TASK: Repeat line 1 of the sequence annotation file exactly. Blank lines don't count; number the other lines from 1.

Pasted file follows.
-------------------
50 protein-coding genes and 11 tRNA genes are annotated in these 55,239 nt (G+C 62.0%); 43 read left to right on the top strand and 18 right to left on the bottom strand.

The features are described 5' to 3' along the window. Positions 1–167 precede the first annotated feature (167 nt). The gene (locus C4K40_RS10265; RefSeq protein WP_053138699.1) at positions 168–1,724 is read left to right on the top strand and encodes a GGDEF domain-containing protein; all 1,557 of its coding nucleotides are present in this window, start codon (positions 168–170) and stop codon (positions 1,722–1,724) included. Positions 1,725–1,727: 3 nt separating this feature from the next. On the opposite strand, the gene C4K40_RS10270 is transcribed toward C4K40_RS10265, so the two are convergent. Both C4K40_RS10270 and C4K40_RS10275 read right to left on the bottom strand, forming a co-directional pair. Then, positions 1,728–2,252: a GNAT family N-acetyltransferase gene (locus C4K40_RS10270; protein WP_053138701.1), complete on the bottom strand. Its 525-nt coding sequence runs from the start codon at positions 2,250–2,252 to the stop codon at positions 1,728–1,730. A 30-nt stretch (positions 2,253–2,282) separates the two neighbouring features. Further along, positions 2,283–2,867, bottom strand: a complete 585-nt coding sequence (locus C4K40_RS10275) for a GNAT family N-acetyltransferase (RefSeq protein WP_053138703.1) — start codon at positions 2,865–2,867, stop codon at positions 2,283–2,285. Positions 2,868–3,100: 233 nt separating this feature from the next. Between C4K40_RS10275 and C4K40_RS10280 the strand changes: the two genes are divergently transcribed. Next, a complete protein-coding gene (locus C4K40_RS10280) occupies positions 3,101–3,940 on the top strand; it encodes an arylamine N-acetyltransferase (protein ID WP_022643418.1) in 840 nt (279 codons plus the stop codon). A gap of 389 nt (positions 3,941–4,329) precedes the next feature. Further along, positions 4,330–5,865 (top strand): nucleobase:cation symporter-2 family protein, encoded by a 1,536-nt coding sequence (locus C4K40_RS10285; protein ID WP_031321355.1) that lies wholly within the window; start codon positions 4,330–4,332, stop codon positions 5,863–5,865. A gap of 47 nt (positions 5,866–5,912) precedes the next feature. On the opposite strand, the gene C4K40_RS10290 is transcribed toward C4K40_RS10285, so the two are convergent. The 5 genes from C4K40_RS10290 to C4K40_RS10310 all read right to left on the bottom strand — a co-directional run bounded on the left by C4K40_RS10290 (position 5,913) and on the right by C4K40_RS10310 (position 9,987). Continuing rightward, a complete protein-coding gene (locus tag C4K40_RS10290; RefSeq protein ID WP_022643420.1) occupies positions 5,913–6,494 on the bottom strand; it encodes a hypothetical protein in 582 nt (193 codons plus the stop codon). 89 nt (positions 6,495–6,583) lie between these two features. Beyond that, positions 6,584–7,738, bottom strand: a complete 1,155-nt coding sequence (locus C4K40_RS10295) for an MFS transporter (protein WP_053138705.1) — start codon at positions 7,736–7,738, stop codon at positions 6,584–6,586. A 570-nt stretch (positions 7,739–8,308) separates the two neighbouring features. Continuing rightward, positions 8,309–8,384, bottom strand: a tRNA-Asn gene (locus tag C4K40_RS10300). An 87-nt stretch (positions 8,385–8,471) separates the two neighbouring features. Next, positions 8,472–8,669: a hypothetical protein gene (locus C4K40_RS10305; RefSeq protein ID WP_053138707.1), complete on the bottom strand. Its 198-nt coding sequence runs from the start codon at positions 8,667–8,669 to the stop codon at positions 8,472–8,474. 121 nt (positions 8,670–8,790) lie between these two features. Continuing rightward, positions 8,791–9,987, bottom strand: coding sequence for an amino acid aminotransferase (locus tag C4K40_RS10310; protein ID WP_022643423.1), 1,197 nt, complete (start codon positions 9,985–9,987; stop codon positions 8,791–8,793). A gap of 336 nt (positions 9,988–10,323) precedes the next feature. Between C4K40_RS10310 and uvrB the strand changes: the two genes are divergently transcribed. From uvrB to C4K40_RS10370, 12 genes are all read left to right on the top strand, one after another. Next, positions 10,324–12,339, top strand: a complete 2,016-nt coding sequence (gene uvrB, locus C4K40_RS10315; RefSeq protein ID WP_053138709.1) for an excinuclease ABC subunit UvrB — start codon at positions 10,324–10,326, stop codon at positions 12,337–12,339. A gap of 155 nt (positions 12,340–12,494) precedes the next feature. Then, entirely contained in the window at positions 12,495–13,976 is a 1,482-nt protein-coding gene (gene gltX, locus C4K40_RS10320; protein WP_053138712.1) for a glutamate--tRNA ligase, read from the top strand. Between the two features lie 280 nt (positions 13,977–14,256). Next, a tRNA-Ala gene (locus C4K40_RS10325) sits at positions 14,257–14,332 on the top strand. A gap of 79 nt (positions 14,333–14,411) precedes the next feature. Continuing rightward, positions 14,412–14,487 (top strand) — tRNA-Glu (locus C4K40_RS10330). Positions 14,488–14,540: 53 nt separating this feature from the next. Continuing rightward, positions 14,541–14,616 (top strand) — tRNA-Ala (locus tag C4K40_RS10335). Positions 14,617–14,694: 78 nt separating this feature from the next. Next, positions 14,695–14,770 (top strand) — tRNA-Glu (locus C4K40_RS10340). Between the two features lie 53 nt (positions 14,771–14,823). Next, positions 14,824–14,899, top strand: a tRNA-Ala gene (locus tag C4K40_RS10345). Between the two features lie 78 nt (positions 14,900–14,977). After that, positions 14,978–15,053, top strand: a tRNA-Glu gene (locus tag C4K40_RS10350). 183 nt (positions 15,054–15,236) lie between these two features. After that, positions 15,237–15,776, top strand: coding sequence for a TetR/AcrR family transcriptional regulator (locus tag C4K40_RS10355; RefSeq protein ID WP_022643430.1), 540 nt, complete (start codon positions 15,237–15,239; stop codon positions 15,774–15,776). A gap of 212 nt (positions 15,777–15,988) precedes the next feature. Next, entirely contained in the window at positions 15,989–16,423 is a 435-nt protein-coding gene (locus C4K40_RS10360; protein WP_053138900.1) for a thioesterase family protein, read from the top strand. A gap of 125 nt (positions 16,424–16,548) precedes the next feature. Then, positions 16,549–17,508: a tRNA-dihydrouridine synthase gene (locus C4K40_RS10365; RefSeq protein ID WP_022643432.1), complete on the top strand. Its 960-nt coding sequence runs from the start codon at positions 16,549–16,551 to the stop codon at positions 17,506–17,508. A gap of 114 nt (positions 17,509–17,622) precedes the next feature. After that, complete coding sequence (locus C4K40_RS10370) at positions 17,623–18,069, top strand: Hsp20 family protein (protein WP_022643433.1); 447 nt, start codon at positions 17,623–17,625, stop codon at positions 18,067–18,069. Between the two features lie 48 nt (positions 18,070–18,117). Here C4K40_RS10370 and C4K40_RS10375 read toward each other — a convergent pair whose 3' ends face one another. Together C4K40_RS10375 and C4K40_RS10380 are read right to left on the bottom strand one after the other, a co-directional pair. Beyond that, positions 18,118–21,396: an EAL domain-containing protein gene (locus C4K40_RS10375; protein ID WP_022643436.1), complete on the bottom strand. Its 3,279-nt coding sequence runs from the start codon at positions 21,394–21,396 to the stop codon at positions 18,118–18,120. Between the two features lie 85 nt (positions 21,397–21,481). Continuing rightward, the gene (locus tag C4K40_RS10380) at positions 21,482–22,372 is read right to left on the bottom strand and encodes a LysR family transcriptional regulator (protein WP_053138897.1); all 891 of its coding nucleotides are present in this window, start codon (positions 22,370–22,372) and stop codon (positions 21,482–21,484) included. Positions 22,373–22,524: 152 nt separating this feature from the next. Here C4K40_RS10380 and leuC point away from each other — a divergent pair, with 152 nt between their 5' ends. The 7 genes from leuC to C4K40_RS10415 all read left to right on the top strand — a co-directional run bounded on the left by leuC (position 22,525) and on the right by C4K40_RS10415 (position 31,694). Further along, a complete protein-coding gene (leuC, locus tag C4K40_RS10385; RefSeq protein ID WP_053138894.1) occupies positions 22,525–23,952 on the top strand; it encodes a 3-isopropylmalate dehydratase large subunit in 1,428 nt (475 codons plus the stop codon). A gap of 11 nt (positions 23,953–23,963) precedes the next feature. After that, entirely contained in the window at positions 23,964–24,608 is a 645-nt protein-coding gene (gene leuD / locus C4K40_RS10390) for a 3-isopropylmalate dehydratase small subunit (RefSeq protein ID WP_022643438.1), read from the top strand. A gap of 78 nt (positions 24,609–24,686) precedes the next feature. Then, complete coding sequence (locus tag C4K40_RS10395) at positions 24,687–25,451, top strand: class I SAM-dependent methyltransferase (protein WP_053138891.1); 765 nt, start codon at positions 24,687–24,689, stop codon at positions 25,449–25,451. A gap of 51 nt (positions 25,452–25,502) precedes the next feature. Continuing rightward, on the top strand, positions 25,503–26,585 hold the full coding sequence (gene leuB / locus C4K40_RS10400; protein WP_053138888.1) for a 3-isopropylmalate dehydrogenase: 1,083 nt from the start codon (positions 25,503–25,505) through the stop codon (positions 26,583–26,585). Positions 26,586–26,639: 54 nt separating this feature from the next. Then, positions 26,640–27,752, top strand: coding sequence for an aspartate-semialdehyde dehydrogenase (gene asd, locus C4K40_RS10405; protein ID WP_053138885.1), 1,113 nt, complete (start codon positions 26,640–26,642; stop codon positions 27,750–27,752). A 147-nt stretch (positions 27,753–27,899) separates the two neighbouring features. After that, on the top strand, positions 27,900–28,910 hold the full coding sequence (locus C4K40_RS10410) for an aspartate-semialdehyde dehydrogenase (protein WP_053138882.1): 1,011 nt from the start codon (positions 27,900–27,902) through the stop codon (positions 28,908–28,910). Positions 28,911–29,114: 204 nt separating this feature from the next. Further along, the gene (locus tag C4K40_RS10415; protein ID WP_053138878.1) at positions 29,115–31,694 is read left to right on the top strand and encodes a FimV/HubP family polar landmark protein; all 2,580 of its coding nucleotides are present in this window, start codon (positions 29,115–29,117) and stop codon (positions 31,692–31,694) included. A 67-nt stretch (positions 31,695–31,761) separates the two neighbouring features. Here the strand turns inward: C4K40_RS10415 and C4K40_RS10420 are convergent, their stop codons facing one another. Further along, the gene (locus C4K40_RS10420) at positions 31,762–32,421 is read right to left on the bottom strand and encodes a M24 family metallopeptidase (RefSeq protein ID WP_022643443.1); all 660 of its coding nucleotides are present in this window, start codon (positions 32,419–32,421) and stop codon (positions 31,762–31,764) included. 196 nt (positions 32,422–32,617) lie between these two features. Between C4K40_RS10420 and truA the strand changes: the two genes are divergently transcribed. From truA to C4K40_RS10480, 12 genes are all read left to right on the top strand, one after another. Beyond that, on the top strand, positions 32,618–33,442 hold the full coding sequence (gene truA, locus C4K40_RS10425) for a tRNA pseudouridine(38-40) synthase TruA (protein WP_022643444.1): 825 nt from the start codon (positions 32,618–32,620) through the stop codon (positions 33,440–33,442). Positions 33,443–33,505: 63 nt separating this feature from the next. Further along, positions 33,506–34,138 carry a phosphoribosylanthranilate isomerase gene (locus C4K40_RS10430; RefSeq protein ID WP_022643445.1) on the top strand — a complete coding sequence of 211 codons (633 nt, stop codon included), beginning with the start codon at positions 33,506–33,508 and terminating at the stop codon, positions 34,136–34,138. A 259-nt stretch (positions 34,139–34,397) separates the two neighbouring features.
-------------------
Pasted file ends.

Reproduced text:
50 protein-coding genes and 11 tRNA genes are annotated in these 55,239 nt (G+C 62.0%); 43 read left to right on the top strand and 18 right to left on the bottom strand.